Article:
True, there is not an easy answer to the Taiwan question. The island is viewed as sacred to China, stolen by Japan in 1895, with reunification a core Beijing goal. But Washington, other governments, and most of the Taiwanese people remain steadfast for a democratic, at least semi-independent Taiwan. That said, the idea that China will have to invade the island, at least in the immediate future, is false. China’s strategy seeks soft power over the island. With Taiwan already heavily dependent on China for its economic livelihood, China seeks to intertwine Taiwan’s economic dependence with political transition. The success of this proposed assimilation effort will take a decade or more to determine.

Many fear China’s reaction to the U.S. efforts to starve China of high-end semiconductors. Since much of this advanced technology is manufactured in Taiwan, some believe this will lead to war. To date, however, U.S. technology sanctions have been largely ineffective with the named Chinese companies creating new entities not on the sanction list which are free to trade with Taiwan Semiconductor and others. Certainly, from China’s perspective, this is not worth going to war against the U.S. and its military might. China is now doubling down on bringing more advanced technology “in house.” Further, we’re starting to see discussions about an accord in the South China Sea where all claimants would share in the resource extraction. China’s existing fortifications in the area would have to be accepted, but maritime water and aerial sovereignty zones would be forfeited. Beijing understands such a deal would defuse a volatile corridor with competing interests from Vietnam, the Philippines, and Taiwan. This should also provide a much-needed burnishing of China’s reputation in the region.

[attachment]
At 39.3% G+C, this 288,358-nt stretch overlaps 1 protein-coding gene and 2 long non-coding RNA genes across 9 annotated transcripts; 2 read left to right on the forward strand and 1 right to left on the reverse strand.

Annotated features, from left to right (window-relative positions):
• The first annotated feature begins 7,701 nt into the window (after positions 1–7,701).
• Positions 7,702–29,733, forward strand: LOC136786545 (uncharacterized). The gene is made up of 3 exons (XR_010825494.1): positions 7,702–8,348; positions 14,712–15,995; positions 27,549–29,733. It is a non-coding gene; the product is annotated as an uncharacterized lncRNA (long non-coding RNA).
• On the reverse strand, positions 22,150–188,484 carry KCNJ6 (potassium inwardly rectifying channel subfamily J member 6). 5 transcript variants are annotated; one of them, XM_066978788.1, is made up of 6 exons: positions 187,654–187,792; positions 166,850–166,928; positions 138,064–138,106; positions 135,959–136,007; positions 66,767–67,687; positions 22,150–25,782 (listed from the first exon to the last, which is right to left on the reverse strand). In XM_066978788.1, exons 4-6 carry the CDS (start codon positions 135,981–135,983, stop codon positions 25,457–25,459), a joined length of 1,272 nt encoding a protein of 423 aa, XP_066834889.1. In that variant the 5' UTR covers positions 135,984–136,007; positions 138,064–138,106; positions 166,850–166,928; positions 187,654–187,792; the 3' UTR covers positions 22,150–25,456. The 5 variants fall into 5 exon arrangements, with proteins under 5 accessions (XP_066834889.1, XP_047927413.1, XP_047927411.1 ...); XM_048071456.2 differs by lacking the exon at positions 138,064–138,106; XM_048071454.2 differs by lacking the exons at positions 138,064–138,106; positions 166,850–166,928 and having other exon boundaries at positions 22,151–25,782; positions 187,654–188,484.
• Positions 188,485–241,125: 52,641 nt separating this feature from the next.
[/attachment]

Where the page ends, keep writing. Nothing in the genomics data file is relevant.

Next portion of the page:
Which brings me to the investment implications. We note China’s economy, despite U.S. frictions and the pandemic, continues to grow, posting 2.3% GDP growth in 2020, while the remainder of the world’s major economies shrank. Indeed, many of the largest multinational companies, including those based in the U.S., only registered growth from their China operations. Economists project 7% GDP growth in 2021 as the economy benefits from signing the world’s largest trade agreement involving its Asian neighbors and completing negotiations on a major investment deal with the EU. Many of our International ADR and Global portfolio positions are leveraged to China’s economic success. Further, our China and Hong Kong based investments are not state-owned enterprises and not subject to current U.S. sanctions.

In summary, we don’t advise selling all your investments or building a bomb shelter and stocking it with canned foods. We believe neither Taiwan (nor the South China Sea) will be the catalyst for World War III. Increased military activity will no doubt continue to be centered around political events. In China’s case, it could be Taiwan elections where China shows its displeasure with candidate talk of independence, or the recent change in U.S. administration where China hopes to reset the relationship with President Biden. With the U.S., it may be China’s mistreatment of minorities, human rights abuses in Xinjiang and Tibet, or the Hong Kong crackdown. Indeed, these sabre rattlings are intended to send a message, but should not be viewed as a prelude to war. Although an imminent war is not the reality, reality is not that exciting. Thus, don’t look for this piece (or peace piece) to be in Forbes anytime soon.

About the Author

David Ruff

David Ruff

Prior to joining ACM as a Portfolio Manager, David Ruff was a managing director and senior portfolio manager at Salient where he co-managed the Dividend Signal Strategy® portfolios. Previously, David was chief investment officer for Berkeley Capital Management. In 2008,...
About the Author